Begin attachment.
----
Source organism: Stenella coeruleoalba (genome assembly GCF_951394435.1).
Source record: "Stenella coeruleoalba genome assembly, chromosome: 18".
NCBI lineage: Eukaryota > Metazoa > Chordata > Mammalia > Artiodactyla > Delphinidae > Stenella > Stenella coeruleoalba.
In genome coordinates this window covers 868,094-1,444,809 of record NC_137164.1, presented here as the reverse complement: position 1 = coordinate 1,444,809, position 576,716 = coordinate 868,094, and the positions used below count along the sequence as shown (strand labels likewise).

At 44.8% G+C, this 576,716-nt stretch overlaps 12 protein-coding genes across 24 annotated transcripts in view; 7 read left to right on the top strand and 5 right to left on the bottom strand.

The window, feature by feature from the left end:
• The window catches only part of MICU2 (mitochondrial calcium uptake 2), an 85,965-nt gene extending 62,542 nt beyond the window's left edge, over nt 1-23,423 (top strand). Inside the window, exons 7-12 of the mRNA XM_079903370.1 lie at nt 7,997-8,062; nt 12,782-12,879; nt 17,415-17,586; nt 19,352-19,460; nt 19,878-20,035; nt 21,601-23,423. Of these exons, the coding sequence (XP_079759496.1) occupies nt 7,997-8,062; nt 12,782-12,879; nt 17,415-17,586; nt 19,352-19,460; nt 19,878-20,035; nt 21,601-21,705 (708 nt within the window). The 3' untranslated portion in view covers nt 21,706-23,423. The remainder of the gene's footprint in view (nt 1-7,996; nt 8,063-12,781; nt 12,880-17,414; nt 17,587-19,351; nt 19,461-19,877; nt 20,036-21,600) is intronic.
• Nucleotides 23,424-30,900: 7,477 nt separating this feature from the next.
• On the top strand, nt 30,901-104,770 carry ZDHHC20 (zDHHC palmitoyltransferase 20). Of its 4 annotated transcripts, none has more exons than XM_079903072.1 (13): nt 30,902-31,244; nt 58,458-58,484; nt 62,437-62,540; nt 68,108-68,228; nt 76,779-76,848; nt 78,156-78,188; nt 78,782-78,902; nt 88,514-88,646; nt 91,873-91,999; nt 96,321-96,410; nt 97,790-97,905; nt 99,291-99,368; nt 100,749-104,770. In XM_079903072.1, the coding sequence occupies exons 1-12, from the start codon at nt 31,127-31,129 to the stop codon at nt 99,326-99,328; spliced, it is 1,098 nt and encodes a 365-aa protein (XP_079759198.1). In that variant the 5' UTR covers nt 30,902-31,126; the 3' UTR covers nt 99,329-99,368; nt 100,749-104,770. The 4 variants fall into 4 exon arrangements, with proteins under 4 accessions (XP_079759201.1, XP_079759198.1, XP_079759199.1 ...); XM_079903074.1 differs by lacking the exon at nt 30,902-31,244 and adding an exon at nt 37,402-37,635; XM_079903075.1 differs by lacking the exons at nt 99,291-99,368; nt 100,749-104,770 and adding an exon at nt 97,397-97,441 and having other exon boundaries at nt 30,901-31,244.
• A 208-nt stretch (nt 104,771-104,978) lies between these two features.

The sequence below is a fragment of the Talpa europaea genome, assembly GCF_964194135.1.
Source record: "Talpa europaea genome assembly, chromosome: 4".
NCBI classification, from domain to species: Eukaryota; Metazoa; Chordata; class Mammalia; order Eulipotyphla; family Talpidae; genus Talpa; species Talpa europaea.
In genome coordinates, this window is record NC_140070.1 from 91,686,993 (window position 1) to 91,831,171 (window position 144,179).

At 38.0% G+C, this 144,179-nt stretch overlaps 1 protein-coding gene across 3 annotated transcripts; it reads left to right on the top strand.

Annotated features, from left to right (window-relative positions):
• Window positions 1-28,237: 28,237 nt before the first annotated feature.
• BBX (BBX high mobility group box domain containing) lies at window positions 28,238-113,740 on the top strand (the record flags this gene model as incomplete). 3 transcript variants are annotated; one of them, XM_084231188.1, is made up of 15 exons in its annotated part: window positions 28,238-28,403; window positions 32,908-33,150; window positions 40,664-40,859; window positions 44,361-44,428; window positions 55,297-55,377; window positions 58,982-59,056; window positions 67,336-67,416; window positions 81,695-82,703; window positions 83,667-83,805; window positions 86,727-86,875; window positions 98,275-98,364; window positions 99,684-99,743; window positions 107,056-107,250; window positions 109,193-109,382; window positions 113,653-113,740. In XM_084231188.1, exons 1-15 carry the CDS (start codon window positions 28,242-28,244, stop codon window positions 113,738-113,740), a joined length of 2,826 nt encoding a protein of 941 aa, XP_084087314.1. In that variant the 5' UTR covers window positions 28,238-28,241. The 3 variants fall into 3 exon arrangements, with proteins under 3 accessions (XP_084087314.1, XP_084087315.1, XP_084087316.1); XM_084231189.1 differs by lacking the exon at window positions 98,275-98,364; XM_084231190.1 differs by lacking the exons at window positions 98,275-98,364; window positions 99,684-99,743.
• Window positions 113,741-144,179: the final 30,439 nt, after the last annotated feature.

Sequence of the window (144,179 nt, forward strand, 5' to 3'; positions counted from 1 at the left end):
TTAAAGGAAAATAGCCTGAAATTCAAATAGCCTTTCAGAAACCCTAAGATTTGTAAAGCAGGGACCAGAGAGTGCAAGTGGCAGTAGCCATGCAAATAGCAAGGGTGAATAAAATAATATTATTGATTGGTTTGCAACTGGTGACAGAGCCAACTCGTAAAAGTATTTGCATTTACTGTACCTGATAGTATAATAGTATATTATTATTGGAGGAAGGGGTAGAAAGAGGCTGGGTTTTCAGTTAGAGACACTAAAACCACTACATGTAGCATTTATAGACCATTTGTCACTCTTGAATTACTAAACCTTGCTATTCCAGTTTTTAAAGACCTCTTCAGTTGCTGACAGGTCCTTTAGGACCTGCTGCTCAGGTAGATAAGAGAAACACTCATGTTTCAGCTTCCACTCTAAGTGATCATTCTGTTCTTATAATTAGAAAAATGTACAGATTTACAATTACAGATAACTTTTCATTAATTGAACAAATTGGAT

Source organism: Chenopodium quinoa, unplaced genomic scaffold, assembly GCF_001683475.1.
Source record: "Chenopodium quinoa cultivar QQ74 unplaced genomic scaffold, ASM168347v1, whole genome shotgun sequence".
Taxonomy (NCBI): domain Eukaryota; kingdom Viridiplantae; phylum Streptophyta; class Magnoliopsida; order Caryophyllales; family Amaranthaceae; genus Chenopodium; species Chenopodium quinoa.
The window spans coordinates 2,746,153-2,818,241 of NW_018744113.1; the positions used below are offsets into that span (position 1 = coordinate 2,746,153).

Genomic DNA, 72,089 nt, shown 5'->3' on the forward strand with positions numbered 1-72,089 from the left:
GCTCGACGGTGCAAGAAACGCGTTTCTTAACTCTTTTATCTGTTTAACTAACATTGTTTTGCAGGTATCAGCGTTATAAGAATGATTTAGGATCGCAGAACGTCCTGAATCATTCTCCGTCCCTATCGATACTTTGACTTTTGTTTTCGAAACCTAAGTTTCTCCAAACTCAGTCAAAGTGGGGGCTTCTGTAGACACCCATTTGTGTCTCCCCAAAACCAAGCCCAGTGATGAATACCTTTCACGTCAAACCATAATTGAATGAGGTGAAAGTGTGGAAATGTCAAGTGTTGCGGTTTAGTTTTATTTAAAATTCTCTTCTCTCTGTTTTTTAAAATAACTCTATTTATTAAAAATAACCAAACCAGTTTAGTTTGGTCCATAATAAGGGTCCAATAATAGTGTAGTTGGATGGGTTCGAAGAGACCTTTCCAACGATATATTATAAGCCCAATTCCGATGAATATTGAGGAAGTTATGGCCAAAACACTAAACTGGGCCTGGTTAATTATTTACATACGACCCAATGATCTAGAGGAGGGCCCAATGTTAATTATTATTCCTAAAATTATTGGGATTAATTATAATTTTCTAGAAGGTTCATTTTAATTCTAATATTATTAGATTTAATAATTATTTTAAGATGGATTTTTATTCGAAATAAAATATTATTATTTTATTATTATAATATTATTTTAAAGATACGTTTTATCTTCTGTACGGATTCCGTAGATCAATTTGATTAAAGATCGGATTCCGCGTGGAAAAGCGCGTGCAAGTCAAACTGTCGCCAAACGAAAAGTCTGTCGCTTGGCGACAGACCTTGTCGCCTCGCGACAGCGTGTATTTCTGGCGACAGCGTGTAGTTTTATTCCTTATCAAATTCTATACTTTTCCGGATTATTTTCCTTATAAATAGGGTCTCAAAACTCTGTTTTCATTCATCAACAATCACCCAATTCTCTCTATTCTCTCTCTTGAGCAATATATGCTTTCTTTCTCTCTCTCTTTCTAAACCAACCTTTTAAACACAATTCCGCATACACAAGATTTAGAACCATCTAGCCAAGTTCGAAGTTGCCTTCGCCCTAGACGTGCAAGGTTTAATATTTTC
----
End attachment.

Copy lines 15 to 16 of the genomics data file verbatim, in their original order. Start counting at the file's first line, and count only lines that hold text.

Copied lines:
At 38.0% G+C, this 144,179-nt stretch overlaps 1 protein-coding gene across 3 annotated transcripts; it reads left to right on the top strand.

Annotated features, from left to right (window-relative positions):